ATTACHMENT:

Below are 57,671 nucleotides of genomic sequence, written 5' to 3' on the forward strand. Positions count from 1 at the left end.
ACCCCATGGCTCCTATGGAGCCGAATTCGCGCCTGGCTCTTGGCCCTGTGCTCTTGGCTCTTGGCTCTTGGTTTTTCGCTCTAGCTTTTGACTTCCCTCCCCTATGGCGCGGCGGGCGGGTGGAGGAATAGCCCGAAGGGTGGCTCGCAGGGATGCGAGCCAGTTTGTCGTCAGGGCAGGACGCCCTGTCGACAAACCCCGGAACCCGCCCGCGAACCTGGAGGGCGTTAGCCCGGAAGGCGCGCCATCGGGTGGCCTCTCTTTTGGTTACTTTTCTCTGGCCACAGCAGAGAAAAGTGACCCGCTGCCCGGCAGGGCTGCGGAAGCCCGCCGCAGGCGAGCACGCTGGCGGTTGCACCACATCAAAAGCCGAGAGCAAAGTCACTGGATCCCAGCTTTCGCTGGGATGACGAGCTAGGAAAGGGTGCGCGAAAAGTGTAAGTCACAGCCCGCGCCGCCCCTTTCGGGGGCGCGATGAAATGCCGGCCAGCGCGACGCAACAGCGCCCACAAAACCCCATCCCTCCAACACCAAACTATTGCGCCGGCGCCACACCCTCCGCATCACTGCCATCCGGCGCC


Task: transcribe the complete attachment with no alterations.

Below are 57,671 nucleotides of genomic sequence, written 5' to 3' on the forward strand. Positions count from 1 at the left end.
ACCCCATGGCTCCTATGGAGCCGAATTCGCGCCTGGCTCTTGGCCCTGTGCTCTTGGCTCTTGGCTCTTGGTTTTTCGCTCTAGCTTTTGACTTCCCTCCCCTATGGCGCGGCGGGCGGGTGGAGGAATAGCCCGAAGGGTGGCTCGCAGGGATGCGAGCCAGTTTGTCGTCAGGGCAGGACGCCCTGTCGACAAACCCCGGAACCCGCCCGCGAACCTGGAGGGCGTTAGCCCGGAAGGCGCGCCATCGGGTGGCCTCTCTTTTGGTTACTTTTCTCTGGCCACAGCAGAGAAAAGTGACCCGCTGCCCGGCAGGGCTGCGGAAGCCCGCCGCAGGCGAGCACGCTGGCGGTTGCACCACATCAAAAGCCGAGAGCAAAGTCACTGGATCCCAGCTTTCGCTGGGATGACGAGCTAGGAAAGGGTGCGCGAAAAGTGTAAGTCACAGCCCGCGCCGCCCCTTTCGGGGGCGCGATGAAATGCCGGCCAGCGCGACGCAACAGCGCCCACAAAACCCCATCCCTCCAACACCAAACTATTGCGCCGGCGCCACACCCTCCGCATCACTGCCATCCGGCGCC